January 30, 2007

MIT/PNNL Plasma Arc Waste-to-ethanol Solution

Plasma arc systems represent the very high heat end of the gasification technology scale generating temperatures at 1,000°C and above to vaporize feedstock into gaseous form. The hotter the fire, the broader the range of odious feedstocks that can be cleanly converted into syngas.

It generally takes about 160 megawatts per hour to feed the energy needs of the plasma arc from which can be derived about 600 megawatts of electricity.

An article about a MIT and Integrated Environmental Technologies collaboration to perfect and deploy the technology was recently written up in Technology Review magazine.

Liquid fuel from common trash: new technology converts municipal waste into ethanol

A new conversion technology takes organic items otherwise headed for the landfill and turns them into usable fuel. The double-punch effect of this technology comes from the fact that it vaporizes organic material, releasing a mixture of hydrogen and carbon monoxide, which can be synthesized to create other gasses and chemicals. To be used as fuel, the synthesized gas would be converted to ethanol and methanol.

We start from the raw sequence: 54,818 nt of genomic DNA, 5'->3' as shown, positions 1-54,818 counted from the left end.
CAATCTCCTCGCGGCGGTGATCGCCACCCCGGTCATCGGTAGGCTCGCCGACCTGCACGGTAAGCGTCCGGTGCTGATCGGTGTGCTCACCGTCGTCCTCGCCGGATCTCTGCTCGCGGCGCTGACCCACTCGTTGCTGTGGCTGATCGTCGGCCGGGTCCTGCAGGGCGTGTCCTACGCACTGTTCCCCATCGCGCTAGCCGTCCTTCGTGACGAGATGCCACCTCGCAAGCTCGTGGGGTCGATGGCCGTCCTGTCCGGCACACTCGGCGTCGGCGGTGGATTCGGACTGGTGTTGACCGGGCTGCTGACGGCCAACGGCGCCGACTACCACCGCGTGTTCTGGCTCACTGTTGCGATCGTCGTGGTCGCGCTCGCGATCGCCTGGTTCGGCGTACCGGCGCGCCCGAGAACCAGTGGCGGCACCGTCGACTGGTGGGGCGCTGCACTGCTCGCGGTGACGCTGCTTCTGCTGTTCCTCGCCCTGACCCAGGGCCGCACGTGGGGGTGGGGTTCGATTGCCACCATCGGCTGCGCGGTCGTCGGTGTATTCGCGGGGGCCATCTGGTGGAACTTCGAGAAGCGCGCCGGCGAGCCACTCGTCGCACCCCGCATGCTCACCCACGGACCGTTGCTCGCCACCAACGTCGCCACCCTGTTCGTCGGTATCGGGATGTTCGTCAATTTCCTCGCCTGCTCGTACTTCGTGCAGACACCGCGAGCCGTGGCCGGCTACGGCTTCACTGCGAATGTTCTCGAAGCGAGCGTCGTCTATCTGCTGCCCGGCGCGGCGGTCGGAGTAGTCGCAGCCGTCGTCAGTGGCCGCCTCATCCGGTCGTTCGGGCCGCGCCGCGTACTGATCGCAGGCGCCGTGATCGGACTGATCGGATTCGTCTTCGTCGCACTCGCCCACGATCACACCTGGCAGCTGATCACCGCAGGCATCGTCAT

The originators of this technology are the Massachusetts Institute of Technology and Batelle Pacific Northwest National Labs of Richland, Wash. The technology is now being commercialized by a spin-off of PNNL named Integrated Environmental Technologies, also from Richland, that already works in the waste-to-energy business.

One scientist told the magazine Technology Review that if this conversion process becomes widely available, it could reduce America’s dependence on foreign oil for fuel.

Daniel Cohn, a cofounder of IET and a senior research scientist at the MIT Plasma Science and Fusion Center, told Technology Review that with the amount of municipal and industrial waste created in the United States, the new fuels could “replace as much as a quarter of the gasoline used in this country,” the magazine reported.

The process to create ethanol can be used not only for municipal waste, but also agricultural biomass waste. This means that it has the potential to create ethanol without relying on corn plants, which is a large part of how ethanol fuel is currently produced. By using municipal, industrial and agricultural waste instead of an agricultural crop, in theory it is a more reliable source of material.

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